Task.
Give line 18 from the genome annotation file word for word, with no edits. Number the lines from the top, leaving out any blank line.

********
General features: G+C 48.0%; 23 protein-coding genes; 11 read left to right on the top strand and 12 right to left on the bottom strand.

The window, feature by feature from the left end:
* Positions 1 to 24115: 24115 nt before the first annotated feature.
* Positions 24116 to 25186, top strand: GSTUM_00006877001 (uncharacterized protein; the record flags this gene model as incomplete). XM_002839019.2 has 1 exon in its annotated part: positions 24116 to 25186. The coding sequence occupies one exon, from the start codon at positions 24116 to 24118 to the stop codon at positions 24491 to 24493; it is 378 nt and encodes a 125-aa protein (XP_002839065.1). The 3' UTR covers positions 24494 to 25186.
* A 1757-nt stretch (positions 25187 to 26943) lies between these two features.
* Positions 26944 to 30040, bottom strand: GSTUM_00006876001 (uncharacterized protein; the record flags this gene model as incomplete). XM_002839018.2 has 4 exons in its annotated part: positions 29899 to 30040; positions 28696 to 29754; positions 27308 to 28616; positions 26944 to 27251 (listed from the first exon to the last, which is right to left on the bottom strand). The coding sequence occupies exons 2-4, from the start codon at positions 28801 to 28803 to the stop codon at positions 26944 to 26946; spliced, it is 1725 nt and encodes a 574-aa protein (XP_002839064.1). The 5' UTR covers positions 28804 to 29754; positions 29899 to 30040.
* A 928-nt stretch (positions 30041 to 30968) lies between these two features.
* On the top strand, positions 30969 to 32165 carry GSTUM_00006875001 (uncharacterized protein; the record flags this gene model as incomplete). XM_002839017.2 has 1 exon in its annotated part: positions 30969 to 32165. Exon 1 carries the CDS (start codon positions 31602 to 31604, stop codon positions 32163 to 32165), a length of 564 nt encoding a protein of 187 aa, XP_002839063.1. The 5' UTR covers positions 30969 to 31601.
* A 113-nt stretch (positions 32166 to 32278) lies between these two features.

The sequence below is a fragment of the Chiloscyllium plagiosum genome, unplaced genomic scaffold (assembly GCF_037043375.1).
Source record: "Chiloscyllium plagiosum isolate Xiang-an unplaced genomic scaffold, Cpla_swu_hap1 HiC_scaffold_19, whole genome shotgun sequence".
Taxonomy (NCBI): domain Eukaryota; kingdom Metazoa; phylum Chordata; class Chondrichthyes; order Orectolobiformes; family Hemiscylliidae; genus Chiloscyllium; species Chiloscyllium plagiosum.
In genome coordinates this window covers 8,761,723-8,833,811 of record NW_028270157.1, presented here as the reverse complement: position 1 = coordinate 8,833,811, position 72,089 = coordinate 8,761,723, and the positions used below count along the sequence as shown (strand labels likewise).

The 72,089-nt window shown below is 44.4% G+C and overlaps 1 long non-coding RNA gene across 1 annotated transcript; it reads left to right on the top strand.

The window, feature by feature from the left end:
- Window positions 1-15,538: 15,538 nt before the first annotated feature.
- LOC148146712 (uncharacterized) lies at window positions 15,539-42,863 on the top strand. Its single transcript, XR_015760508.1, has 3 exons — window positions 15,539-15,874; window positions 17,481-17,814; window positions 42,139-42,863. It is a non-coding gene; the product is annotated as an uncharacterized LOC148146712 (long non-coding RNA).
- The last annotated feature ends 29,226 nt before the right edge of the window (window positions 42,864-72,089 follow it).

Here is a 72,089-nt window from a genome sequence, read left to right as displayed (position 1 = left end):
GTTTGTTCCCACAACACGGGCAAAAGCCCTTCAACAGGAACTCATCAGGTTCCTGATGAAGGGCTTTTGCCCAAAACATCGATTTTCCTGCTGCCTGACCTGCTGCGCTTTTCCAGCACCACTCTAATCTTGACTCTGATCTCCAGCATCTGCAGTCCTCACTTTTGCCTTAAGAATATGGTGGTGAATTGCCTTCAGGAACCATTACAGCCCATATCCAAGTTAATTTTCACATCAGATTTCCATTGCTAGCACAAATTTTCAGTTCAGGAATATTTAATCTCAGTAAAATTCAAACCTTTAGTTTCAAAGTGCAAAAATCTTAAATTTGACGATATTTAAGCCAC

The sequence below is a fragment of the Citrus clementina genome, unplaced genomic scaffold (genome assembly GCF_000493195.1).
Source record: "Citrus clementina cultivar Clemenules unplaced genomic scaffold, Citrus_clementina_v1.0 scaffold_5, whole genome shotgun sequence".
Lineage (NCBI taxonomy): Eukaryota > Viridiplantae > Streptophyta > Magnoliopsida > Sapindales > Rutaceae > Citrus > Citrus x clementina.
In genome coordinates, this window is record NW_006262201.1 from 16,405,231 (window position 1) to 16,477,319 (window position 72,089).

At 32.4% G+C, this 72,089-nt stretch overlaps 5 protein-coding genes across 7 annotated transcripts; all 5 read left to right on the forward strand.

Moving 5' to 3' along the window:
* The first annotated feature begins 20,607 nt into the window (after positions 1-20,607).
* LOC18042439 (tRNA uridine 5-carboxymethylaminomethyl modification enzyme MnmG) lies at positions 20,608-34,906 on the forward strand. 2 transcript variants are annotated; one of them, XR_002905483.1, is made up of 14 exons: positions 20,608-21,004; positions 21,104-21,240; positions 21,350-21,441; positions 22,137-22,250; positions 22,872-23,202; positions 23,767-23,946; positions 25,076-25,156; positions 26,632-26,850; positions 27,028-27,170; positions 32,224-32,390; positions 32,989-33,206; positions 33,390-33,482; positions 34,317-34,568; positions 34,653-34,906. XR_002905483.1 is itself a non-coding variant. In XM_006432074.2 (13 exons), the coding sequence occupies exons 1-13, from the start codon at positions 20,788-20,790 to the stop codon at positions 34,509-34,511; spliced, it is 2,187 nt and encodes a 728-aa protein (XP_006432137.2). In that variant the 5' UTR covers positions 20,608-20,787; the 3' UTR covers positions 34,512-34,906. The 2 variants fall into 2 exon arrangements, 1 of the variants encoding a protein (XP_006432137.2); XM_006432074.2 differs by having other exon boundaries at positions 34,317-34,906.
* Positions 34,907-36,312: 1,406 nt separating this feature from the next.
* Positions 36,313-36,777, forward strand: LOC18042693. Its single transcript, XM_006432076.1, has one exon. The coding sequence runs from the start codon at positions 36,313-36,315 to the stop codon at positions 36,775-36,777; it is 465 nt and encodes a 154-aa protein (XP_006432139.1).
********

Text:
- The last annotated feature ends 29,226 nt before the right edge of the window (window positions 42,864-72,089 follow it).